observations of real caribou at the Lincoln Park Zoo.

Gillen’s renditions were sufficiently charming to assuage
May’s bosses, and Montgomery Ward subsequently approved a Rudolph giveaway
booklet in time for the 1939 holiday shopping rush. More than two million
copies later, the new pop-culture icon was well on his way to changing the
holidays forever.

Yet, if Rudolph’s and Robert May’s story ended there, it’s
unlikely any modern consumers would have heard of either individual. An already
charming tale took a turn toward utterly heartwarming in 1947, when May
persuaded Montgomery Ward president Sewell Avery to turn the Rudolph copyright
over to the reindeer’s creator.

Because May created Rudolph as a Montgomery Ward employee,
the company owned all the Rudolph rights. May, whose wife’s terminal illness
had taken both an emotional and financial toll, asked for the Rudolph copyright
to get back on his feet, and Avery agreed.

May made the most of Avery’s kindness, parlaying the Rudolph
copyright into the hit song by Gene Autry in 1949 and the classic Burl
Ives-narrated television special in 1964. Despite a healthy income from the
Rudolph license, May spent most of his professional career as a loyal
Montgomery Ward employee, retiring as such in 1971.

When Robert L. May passed away in 1976, he left behind not
just one of the most beloved characters in modern Christmas lore, but also an
uplifting legacy for everyone—especially Trivia Geeks—to enjoy.

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The Quibble of the Week

If you uncover a questionable fact or debatable aspect of
this week’s Geek Trivia, just post it in the discussion area of the article.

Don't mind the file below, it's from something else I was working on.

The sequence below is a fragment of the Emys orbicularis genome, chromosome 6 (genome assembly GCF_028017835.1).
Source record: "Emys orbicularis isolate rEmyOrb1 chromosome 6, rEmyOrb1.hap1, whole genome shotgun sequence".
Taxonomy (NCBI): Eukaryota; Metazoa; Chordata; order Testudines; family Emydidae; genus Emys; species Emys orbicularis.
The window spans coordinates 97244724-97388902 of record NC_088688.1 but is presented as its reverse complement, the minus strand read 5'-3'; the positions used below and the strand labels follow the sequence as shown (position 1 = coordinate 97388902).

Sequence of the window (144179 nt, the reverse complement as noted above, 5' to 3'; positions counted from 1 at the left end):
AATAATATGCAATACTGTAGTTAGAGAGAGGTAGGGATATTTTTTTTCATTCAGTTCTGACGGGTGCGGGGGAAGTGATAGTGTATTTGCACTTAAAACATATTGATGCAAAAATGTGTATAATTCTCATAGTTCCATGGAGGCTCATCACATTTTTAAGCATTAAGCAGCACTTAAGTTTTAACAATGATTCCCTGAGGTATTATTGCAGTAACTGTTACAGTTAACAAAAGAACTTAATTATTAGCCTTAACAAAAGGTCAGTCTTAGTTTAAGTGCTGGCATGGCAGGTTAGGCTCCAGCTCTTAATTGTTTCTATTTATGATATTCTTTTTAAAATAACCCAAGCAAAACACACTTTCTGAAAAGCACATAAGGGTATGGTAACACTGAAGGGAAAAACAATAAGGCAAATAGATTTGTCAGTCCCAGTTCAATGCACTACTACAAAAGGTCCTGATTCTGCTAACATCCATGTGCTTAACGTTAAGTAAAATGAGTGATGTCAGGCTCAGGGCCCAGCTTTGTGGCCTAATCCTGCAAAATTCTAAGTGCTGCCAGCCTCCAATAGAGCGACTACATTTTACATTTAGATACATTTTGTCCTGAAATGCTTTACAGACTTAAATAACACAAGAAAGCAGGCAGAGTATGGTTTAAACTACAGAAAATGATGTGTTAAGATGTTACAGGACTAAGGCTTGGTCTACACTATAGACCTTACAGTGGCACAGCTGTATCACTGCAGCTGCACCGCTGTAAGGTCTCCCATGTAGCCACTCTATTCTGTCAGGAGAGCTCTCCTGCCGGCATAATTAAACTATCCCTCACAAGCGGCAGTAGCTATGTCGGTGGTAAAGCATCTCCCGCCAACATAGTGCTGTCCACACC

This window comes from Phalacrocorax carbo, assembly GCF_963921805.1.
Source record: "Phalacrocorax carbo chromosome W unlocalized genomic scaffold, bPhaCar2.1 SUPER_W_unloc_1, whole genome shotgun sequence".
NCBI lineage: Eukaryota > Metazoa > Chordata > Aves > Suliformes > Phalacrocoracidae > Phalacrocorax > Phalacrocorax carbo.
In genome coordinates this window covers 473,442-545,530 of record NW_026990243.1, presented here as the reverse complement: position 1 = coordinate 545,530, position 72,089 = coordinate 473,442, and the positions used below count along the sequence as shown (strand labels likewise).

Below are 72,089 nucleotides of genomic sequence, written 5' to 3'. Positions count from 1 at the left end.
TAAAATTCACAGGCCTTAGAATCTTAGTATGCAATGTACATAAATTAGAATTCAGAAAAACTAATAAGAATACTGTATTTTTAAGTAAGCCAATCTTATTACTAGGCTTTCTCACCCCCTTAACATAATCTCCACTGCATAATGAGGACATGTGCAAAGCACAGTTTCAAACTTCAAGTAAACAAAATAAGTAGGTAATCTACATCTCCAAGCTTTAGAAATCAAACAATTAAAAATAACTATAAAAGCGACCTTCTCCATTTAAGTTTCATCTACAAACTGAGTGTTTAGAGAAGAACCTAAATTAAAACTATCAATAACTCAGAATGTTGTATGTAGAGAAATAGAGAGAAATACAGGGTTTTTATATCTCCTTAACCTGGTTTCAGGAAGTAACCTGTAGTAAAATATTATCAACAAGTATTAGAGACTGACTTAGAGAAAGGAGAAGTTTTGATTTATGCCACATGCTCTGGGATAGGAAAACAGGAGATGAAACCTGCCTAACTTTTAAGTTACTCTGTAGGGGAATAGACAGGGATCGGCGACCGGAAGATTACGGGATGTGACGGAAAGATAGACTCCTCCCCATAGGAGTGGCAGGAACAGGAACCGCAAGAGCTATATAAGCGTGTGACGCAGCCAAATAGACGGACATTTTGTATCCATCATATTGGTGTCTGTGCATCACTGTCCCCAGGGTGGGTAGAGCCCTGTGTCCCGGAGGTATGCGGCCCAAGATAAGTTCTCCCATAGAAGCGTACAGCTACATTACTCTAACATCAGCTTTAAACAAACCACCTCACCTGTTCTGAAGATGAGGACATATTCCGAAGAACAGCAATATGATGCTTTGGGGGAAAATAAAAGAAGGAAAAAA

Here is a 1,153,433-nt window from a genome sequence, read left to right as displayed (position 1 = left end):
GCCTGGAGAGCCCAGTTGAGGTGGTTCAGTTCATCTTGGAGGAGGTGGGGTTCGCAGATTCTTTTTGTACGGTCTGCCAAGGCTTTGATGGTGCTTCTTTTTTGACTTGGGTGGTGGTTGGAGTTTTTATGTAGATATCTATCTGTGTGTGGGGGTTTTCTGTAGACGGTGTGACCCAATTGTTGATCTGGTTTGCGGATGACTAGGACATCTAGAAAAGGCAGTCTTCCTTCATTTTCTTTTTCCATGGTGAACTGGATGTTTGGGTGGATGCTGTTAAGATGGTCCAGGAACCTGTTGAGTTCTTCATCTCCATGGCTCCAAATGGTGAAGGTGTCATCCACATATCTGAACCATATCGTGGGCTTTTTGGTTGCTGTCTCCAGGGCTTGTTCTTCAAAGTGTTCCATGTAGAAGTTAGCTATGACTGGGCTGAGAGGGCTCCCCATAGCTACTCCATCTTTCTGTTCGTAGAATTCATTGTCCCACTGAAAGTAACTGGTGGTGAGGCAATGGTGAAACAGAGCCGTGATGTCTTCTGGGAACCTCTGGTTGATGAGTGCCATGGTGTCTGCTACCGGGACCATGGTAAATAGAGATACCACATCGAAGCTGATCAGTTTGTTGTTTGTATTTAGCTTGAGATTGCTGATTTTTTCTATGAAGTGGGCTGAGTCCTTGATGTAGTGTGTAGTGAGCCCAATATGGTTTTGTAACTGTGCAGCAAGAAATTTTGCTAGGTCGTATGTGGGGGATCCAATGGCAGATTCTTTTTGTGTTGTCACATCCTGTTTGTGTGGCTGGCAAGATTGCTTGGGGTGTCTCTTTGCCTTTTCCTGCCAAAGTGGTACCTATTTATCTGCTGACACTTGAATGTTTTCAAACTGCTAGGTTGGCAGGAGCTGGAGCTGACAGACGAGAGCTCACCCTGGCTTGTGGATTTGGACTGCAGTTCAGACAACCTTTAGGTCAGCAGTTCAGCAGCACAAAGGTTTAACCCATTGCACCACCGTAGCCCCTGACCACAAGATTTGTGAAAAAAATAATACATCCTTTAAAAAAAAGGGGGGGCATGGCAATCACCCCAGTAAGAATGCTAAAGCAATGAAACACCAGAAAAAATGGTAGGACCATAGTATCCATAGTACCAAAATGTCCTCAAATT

Every week, yours truly will choose the best post from the assembled masses and
discuss it in the next edition of Geek Trivia. (To see the original quibble from this article, see Listing A.)

This week’s quibble comes once again from the super-popular and mildly controversial November 30 edition of Geek Trivia, “The cold hard truth.” TechRepublic member Fiberdriver busted me on my tense-based distinctions between breeds of celestial debris.

“For the most part, you did okay with correct terminology in the article. There are a few areas of debatable usage. For example, did a meteorite kill the dog, or did a meteor kill the dog?

“However, there are some blatant errors. On page 1 in the second paragraph, ‘documented meteorite landings’ should be ‘documented meteor landings.’ (It is not a meteorite until it lands. A ‘landed meteorite’ is redundant.)

“In the next paragraph, the first sentence should read, ‘a series of meteors hit.’ And in the fourth paragraph, it was a ‘Nakhla meteor storm.’

“On page 2 in the third paragraph, ‘meteorites’ do not strike the atmosphere. ‘Meteoroids‘ strike the atmosphere.”

Okay, this is the last time I subject my editor to a meteor shower of corrections. Thanks for the laundry list of grammatical offenses, dear reader, and keep those quibbles coming.

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The Trivia Geek, also known as Jay Garmon, is a former advertising copywriter and Web developer who’s duped TechRepublic into underwriting his affinity for movies, sci-fi, comic books, technology, and all things geekish or subcultural.